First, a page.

Egypt has disclosed plans to sue London's renowned auction house Christie's for auctioning a sculpture of ancient pharaoh Tutankhamun last week.
The Egyptian government had pointed to the possibility the bust was illegally smuggled from the southern city of Luxor and demanded that Christie's freeze the auction.
But the auction house went ahead with the auction, and the relic was sold for about 6 million dollars on July 4.
The government issued a statement, expressing "deep discontent" over what it said was the "unprofessional way" in which the bust and other Egyptian artifacts were sold without the provision of ownership documents or proof that they left Egypt "in a legitimate manner."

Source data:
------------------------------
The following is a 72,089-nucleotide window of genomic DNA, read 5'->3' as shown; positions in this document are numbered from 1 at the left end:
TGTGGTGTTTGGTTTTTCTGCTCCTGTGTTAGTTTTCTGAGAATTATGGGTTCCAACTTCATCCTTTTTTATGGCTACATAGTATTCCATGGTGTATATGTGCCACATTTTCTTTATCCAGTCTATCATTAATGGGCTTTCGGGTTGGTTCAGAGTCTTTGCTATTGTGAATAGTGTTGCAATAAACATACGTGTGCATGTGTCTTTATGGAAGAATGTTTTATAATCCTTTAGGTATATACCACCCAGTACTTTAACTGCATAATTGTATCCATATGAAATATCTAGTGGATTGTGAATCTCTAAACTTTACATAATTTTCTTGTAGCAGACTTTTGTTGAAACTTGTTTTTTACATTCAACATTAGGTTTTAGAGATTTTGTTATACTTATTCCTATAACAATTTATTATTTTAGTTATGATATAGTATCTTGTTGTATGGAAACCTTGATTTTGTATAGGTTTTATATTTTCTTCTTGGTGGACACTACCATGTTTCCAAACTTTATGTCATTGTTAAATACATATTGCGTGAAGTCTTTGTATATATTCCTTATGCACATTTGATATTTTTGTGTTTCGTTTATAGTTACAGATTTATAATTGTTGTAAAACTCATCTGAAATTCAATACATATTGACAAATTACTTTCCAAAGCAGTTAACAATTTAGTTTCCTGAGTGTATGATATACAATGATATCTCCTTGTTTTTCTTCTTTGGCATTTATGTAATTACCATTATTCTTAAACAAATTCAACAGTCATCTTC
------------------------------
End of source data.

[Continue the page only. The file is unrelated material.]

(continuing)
It said it has hired a British law firm to file a lawsuit against Christie's demanding that the sculpture be returned.
Following the auctioning of the King Tut sculpture, Cairo has strongly demanded the British government prevent exports of historic artifacts brought into Britain.
It has also called on Interpol and UNESCO to support its efforts for repatriation of the sculpture.